BBC sessions?


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freewheelinbird
06-17-2006, 09:46 PM
what exactly is BBC sessions?

i just gto cream BBC, and is it like...they recorded a band doing a show in a studio with interviews and stuff or is it like...lost studio recordings and alternate takes and stuff like an anthology?

what other bands have em?

TheHeartbreaker
06-17-2006, 09:52 PM
BBC = British Broadcasting Corporation.

Basically it's a big British news thing for radio, television, and such. The radio station has artists put on concerts at the studio and then they interview them and stuff like that.

Some other bands with BBC Sessions - Led Zeppelin, The Jimi Hendrix Experience, Free, and The Beatles, though there are more.

beatles_rock09
06-17-2006, 09:52 PM
Bascially it's a live CD. The Beatles have done them and so has Led Zeppelin.

EDIT: ^Crap, beat.

freewheelinbird
06-17-2006, 09:55 PM
oh...so live minus the audience?

and duh i know what the bbc is :-P i'm not a retord!

TheHeartbreaker
06-17-2006, 09:58 PM
^^Well, the audience is basically the guys that work at BBC.

If you watch the Zeppelin desert DVD you'll see audience members are there, but they work at the studio most likely. Plus you can occasionally hear clapping after the end of songs.

rocknroll blues
06-17-2006, 10:32 PM
The ones I'm aware of are Jimi Hendrix Experience, Cream, Yardbirds, Beatles, and Zeppelin. It's usually good stuff, done over a number of weeks or even years. The Yardbirds BBC has material from each era, so it's interesting to compare.

TheHeartbreaker
06-17-2006, 10:48 PM
^^I know many bands did BBC Sessions, but not all of them were released on CDs.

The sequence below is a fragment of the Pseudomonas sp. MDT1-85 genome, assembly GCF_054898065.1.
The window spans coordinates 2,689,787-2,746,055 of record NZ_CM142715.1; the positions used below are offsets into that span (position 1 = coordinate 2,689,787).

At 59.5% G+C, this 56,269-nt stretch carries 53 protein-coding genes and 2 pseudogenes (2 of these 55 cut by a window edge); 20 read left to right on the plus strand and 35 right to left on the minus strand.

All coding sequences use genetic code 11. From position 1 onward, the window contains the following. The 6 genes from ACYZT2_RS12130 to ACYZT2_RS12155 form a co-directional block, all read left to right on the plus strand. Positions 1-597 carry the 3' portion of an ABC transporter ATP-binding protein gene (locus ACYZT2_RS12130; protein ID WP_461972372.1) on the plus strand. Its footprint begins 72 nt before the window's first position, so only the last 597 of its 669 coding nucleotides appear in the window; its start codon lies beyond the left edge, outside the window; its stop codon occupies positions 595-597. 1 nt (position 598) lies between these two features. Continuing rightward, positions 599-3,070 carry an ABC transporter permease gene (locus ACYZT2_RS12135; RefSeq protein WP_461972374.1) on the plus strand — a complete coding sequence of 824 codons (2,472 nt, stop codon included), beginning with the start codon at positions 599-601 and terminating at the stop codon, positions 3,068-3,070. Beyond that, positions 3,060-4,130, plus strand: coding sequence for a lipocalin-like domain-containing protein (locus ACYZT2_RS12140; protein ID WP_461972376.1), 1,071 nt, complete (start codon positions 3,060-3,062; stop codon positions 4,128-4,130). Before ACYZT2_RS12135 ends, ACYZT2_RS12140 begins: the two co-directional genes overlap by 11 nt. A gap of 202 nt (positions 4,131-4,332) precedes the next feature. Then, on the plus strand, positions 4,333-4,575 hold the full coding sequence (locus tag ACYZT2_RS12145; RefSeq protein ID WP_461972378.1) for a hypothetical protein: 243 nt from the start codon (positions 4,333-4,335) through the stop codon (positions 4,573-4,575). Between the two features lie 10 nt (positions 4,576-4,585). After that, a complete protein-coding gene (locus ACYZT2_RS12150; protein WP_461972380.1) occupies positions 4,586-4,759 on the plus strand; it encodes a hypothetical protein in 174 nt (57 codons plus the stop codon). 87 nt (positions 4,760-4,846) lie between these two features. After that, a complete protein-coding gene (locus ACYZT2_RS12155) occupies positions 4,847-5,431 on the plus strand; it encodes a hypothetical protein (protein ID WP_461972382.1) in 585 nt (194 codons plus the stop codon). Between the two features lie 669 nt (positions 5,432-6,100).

Some stuff I have that are BBC are Bonus Tracks added onto albums when they were remastered.

ledhead73
06-17-2006, 11:16 PM
Yah, basically if you wanted to promote your upcoming album or tour in England you would play for the BBC. Sometimes the recordings are in front of a small live audience or studio versions made at the BBC with overdubs and all. Most of the BBC releases by bands like Cream and Zeppelin are compilations of several different performance dates. I know that Led Zeppelin played for the BBC about 4 times, 2 live and 2 studio.
By the way on Led Zeppelin DVD that isn't Zep playing for the BBC. That is from them playing for Dansmark radio in Sweden. None of Zep's BBC stuff was captured on film.

TheHeartbreaker
06-17-2006, 11:20 PM
^^Woops, that's right. :p:

I need to get that DVD so I don't have to guess about stuff on it... I WISH I WASN'T BROKE! :cry:

I'm assuming that's what it's like, though (to some extent, atleast).

hardrock1315
06-17-2006, 11:22 PM
I forget exactly why, but I think for some reason BBC couldn't play the regular records, so they had people come and play for them instead, to compete with the pirate radio. I have the CDs from Cream and Led Zeppelin, and they're both good. The Led Zep one is better though, even though I like Cream better overall.

ridcullylives
06-18-2006, 12:32 AM